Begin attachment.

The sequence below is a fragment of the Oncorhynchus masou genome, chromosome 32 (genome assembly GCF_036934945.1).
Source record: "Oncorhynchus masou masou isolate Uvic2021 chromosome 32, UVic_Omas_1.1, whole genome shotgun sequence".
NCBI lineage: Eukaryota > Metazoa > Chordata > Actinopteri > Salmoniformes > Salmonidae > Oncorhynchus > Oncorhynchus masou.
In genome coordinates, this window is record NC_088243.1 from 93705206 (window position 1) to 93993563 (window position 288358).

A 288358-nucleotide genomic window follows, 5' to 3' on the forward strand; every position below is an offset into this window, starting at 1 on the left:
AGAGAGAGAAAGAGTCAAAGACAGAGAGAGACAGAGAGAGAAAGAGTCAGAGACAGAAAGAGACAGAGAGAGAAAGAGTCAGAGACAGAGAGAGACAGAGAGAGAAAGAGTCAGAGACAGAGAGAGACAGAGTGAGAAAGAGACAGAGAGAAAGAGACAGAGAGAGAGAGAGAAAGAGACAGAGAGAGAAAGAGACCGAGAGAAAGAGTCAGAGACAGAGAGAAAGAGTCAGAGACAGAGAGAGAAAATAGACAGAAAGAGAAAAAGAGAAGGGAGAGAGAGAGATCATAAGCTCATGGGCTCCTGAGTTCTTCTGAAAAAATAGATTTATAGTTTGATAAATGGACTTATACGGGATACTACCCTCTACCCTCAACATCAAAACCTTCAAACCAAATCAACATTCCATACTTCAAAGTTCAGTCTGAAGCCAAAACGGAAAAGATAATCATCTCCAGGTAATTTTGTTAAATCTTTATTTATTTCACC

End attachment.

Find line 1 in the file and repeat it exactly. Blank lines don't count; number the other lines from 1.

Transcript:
The sequence below is a fragment of the Oncorhynchus masou genome, chromosome 32 (genome assembly GCF_036934945.1).